This experience of loss has left me feeling jaded, disillusioned, disposable, and absolutely disgusted with people. I’ve always been leery of (American) society, but I tried to get over myself and live my life. But the older I get, the more bullshit I see with the things we are taught. I have simply been brainwashed for the past 42 years and I’m angry about that. I’ve always felt this unease, like something’s not right, since my early twenties. But I (and everyone else) just chalked it up to being a young adult learning the rules of society. However, now that I look back and react to the expectations put on me by other people, I had and have every right to be angry.
I have a constant feeling that the life I am living is not natural. I can feel it. But now I feel trapped.
I came across an article by Martijn Schirp, co-founder of the website, High Existence, titled “Turning the Problem Around Mental Health in a Sick Society”. It talks about the over-diagnosis of mental illness, when a person can’t conform to the society in which they live. Is it mental illness or simply trying to cope with the bullshit?
A quote from the article [emphasis by the author]:
“Because what is a sick society? It is a society where the norm is more important than the people it should protect. It is a place where what is considered normal is decided by corporations that see people as means, not as ends. It is a place that always externalizes the problem. It’s never the system, the schools, the economic system or the structure of government. It’s you. You aren’t a symptom, you are the cause. But as we have seen, this is just one perspective on the situation.”
There’s nothing inherently wrong with wanting to work 40+ hours a week, with climbing the corporate ladder, or being perfectly fine with life ruled by money, profit margins, and “success” . But if that’s not how you choose to define your life, why is that seen as defective? What other options are there besides the “school-work-die-in-debt” paradigm?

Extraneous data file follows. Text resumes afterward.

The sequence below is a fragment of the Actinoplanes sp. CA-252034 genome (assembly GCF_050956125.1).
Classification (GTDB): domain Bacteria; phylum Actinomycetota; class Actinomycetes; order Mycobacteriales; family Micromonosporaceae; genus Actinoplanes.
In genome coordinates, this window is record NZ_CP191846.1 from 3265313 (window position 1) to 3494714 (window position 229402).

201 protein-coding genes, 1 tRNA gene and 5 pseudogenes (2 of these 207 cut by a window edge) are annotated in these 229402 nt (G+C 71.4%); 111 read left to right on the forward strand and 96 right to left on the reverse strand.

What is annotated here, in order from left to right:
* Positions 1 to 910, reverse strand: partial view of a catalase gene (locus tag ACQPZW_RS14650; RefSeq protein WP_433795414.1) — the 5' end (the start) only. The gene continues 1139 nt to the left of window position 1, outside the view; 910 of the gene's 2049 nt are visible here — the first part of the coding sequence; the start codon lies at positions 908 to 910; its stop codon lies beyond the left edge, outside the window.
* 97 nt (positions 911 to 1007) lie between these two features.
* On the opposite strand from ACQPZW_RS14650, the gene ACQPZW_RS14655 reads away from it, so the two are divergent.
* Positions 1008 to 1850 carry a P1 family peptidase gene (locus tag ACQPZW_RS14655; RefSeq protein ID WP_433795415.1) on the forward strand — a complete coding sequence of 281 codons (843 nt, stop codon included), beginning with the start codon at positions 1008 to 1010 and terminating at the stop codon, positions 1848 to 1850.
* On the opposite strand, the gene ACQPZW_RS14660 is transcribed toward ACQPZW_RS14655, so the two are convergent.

So what is it that I want to do? Well, here’s what I don’t want to do:
“I don’t want to sell anything, buy anything, or process anything as a career. I don’t want to sell anything bought or processed, or buy anything sold or processed, or process anything sold, bought, or processed, or repair anything sold, bought, or processed. You know, as a career, I don’t want to do that.” – Lloyd Dobler, from the movie, Say Anything
What I want to do is simplify my life, while I still have one. I am currently purging useless shit and it’ll take awhile – I’ve got a lot of shit to get rid of. Hopefully, as I get rid of the bullcrap (which includes not just objects, but also obligations, extreme negativity, unnecessary stress, etc.) I can focus more on my living environment, including my home, which is my sanctuary. I am not a person that does well with stress, especially on top of dealing with depression. And close friendships? Fine, if it happens. If not? Oh well.
In short, this year I need to focus on my health and not just my physical health, but also my mental health. Despite the stigma around mental illness (which is awful) I need to own my feelings and deal with them. Writing this blog post is one way to do it. If it makes people uncomfortable or annoyed then again, oh well. If writing helps my suicidal thoughts to subside, I’m going to do it. I may feel like dying, but I’m not ready to go yet.
Remember, you do not have to suffer alone. You don’t have to hide your illness to make others feel comfortable. If they’re “tired” of “dealing” with the existence of people affected with this disease, they can fuck right off. If you’re a sufferer, please know that you have an ally in me. No matter what people say, you have value as a human being. There has never, and never will be, anyone like you. Love yourself. Own your individuality.
Do you or someone you know struggle with mental illness? What methods do you use to cope?
Today is the first day of 2016 and I am ready for a big change. This is the second year I’m participating in Bat Fit, thanks to the lovely Franny at The Curious Professor Z. It’s nice to be part of a community (especially a goth community) that’s working to improve their health and well-being.
Last year started off well with my resolutions, but by summer they had all gone out the window. The only resolution that I was consistent in was improving my blog. I’m disappointed in myself, but I won’t let that stop me from trying again this year.
This year my health will be my top priority. I HAVE to work on my health. At age 42, my body isn’t as resilient as it once was and I need to work on my overall wellness. Even though I fell off the wagon with yoga, I did love to practice yoga and even for that short time, I noticed a difference in how I felt.
Here are 3 things that I’ll be working on this year: